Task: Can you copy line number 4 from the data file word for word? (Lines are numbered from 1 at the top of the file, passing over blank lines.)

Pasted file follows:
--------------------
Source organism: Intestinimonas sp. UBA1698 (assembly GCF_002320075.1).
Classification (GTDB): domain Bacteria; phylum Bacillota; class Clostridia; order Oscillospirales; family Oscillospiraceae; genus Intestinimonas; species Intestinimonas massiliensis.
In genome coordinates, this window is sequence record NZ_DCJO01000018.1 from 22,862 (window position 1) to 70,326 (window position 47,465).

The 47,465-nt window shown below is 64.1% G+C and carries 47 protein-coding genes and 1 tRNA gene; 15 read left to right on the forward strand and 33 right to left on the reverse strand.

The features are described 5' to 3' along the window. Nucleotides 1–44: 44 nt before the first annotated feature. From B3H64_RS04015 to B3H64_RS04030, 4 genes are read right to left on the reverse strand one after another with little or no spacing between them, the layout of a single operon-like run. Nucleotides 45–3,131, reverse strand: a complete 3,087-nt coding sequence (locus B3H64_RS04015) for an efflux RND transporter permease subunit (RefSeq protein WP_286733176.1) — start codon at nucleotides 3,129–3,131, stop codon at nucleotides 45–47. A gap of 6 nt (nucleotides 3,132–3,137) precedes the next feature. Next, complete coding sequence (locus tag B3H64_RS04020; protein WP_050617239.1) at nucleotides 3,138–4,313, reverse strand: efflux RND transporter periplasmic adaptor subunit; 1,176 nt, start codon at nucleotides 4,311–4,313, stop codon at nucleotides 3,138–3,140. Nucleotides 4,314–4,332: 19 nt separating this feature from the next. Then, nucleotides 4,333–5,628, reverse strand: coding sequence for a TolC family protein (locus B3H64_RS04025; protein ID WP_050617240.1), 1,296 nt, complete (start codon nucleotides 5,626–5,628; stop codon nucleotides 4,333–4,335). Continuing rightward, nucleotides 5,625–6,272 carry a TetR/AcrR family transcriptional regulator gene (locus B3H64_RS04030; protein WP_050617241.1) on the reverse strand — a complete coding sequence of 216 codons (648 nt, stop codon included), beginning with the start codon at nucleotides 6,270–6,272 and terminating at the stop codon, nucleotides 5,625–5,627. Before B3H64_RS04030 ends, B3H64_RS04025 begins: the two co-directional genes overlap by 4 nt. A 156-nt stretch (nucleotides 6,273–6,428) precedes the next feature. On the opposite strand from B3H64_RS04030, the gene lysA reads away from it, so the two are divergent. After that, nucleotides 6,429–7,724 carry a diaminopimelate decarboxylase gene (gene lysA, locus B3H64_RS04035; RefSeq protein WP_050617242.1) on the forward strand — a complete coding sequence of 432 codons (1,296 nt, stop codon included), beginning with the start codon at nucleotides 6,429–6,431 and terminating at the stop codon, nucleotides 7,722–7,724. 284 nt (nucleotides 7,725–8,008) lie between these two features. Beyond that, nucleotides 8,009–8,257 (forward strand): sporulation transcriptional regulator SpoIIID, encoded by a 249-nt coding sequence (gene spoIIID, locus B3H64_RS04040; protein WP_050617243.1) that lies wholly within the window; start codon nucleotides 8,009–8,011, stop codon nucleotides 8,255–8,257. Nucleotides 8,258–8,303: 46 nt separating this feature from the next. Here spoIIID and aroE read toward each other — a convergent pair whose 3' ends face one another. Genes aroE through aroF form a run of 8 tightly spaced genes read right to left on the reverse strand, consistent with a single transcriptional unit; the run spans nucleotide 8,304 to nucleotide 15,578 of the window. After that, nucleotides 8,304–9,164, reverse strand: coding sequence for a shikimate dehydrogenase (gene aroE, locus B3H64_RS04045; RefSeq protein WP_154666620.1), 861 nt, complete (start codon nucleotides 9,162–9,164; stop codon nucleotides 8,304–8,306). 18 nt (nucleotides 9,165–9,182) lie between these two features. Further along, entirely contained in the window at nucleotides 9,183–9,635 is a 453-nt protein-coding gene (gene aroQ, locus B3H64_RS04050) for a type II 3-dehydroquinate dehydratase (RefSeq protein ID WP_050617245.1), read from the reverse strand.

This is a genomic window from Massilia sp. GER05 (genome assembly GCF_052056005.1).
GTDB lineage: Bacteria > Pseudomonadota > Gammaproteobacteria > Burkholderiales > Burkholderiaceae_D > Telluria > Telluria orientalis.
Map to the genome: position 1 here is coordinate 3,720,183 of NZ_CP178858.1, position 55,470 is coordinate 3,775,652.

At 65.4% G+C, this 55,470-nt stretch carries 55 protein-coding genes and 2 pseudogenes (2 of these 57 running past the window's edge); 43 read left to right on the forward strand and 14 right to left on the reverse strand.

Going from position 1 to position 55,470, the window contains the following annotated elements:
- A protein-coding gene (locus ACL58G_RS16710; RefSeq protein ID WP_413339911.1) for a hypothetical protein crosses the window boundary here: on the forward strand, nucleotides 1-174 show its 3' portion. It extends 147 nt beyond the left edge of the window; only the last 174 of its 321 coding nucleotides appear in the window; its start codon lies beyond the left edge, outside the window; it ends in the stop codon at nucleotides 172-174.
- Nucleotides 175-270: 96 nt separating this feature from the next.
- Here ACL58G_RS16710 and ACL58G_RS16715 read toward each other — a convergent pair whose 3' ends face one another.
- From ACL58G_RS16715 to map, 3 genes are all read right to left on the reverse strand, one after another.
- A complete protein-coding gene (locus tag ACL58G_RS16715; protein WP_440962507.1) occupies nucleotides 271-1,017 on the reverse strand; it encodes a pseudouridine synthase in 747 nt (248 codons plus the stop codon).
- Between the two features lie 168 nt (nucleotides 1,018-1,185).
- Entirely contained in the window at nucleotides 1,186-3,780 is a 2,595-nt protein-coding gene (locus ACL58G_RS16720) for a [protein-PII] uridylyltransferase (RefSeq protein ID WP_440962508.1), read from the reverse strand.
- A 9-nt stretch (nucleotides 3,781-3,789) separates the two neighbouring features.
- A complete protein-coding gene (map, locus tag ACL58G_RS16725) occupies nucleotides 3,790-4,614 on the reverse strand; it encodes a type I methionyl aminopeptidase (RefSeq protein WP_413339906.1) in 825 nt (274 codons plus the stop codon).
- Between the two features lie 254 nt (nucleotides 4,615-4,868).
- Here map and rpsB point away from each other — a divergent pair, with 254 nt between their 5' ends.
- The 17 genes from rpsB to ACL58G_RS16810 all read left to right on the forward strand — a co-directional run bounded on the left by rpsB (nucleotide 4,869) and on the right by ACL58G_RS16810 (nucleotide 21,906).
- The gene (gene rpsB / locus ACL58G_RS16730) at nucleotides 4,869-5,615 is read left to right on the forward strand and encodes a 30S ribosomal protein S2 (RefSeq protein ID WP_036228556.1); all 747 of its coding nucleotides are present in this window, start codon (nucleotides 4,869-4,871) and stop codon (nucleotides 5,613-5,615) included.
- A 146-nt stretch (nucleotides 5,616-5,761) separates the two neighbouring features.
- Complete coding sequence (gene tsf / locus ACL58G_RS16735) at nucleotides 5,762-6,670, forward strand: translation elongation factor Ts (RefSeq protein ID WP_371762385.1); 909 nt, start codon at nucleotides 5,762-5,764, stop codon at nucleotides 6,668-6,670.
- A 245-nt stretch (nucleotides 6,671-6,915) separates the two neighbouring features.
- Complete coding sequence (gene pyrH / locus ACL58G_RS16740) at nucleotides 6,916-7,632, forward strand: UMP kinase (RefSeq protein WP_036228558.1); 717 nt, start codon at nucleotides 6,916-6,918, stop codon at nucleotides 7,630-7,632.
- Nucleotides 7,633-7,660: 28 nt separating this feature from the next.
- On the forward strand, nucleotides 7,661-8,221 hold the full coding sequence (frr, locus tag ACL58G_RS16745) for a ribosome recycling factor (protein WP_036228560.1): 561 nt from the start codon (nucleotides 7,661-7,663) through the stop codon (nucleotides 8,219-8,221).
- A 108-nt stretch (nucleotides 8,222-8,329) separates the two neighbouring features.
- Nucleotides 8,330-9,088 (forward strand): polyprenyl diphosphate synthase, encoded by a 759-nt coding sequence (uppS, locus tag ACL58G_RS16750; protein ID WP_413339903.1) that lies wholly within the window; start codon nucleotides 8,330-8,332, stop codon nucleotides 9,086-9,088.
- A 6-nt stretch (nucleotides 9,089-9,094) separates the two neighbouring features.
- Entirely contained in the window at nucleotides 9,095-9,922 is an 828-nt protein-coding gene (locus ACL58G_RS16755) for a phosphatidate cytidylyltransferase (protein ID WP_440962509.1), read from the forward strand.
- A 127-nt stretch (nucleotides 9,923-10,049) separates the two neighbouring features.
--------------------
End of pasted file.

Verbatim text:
The 47,465-nt window shown below is 64.1% G+C and carries 47 protein-coding genes and 1 tRNA gene; 15 read left to right on the forward strand and 33 right to left on the reverse strand.